CBO Shows Medicare for All Could Cover Everyone for $650 Billion Less Per Year

The Congressional Budget Office on Thursday released a report examining the costs associated with universal healthcare proposals that are based on Medicare’s fee-for-service program and found that implementing a single-payer health insurance program in the United States would not only guarantee coverage for every person in the country but would also reduce overall healthcare spending nationwide. In the words of researcher Matt Bruenig—founder and president of the progressive think tank People’s Policy Project who

called the CBO’s working paper (pdf) on the topic “more exhaustive than any other recent study on the subject”—the new analysis shows that administrative costs under a single-payer healthcare system “will be lower than what even the most rabid Medicare for All supporters have traditionally claimed. According to Bruenig, “Modeling the cost of a single-payer program is relatively straightforward. You begin with the status quo healthcare system and then make educated guesses about the following questions:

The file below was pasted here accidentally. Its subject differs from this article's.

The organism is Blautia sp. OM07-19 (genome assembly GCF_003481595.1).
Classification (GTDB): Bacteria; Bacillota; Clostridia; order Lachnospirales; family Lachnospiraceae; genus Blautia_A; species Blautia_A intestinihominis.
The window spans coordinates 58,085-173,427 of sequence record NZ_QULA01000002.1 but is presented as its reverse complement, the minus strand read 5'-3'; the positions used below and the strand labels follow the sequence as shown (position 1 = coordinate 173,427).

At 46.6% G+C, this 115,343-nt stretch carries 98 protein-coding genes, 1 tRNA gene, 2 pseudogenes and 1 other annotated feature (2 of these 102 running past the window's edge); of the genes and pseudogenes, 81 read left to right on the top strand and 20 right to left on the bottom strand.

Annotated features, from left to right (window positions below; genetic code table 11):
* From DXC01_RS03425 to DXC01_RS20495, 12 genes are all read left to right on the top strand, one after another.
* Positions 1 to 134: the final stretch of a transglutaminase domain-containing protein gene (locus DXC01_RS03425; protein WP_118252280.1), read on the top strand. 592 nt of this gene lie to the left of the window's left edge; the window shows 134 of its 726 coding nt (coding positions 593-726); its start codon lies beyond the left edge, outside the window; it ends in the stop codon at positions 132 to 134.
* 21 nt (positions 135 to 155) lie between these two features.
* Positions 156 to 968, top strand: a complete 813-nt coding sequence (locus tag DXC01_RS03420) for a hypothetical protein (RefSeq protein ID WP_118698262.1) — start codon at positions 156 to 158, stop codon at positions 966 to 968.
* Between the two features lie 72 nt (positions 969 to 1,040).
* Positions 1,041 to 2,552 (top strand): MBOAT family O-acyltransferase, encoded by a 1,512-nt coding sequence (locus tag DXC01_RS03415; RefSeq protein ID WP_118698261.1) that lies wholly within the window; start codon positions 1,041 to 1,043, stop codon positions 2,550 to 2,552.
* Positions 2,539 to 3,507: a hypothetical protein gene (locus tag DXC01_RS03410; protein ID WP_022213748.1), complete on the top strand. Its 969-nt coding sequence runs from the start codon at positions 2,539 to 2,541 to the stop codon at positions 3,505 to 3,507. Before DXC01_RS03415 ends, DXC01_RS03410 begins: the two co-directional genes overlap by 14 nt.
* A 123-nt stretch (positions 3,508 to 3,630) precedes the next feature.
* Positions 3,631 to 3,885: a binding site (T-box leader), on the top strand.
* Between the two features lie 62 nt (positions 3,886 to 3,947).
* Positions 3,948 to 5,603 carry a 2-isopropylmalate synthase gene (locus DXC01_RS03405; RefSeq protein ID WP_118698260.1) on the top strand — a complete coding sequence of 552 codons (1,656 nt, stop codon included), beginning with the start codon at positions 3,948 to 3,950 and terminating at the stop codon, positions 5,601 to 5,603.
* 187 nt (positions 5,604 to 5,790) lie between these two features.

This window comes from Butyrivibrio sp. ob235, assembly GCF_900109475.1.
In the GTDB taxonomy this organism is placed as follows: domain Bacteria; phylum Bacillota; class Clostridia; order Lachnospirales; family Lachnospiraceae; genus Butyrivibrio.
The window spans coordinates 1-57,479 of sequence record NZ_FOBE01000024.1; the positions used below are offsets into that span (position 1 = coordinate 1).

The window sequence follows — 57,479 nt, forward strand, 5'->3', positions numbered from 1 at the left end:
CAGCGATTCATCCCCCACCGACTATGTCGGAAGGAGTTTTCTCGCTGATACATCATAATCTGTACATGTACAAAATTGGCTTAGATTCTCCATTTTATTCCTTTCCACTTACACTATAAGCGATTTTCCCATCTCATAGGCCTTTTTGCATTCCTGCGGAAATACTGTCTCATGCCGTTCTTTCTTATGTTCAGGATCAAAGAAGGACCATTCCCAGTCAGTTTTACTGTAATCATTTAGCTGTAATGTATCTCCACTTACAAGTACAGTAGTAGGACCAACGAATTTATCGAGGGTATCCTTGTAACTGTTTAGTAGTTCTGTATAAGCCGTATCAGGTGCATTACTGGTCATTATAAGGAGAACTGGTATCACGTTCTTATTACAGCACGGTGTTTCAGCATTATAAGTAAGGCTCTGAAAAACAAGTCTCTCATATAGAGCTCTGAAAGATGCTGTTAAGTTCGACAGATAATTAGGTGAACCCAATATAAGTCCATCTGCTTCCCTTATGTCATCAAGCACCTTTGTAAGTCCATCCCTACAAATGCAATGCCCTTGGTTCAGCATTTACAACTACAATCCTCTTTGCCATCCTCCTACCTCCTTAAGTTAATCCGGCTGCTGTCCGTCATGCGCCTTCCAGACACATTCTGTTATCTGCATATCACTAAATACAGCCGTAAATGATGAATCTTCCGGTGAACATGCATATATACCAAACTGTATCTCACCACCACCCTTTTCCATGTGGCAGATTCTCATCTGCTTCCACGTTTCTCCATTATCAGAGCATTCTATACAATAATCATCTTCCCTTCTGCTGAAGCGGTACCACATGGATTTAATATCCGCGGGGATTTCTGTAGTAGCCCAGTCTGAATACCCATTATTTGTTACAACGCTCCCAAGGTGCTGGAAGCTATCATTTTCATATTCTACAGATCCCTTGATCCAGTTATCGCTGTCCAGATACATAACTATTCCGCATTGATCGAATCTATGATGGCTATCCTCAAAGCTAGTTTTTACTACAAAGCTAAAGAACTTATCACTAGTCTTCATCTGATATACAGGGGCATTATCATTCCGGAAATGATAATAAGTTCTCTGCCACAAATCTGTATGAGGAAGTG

1. How many more units of healthcare services will be demanded and supplied when price barriers are removed?
  2. How much more efficient will health insurance administration be after the enrollment and payment systems are radically simplified?
  3. How much money will be saved by reducing the payment rates for healthcare providers and drug companies?”

In its analysis, the CBO looked at several distinct single-payer designs and determined that four such systems—fully implemented by 2030—would save anywhere from $42 billion to $743 billion that year alone. “Never let a politician ask: ‘How will we pay for it?’” tweeted Democratic Socialists of America for Medicare for All.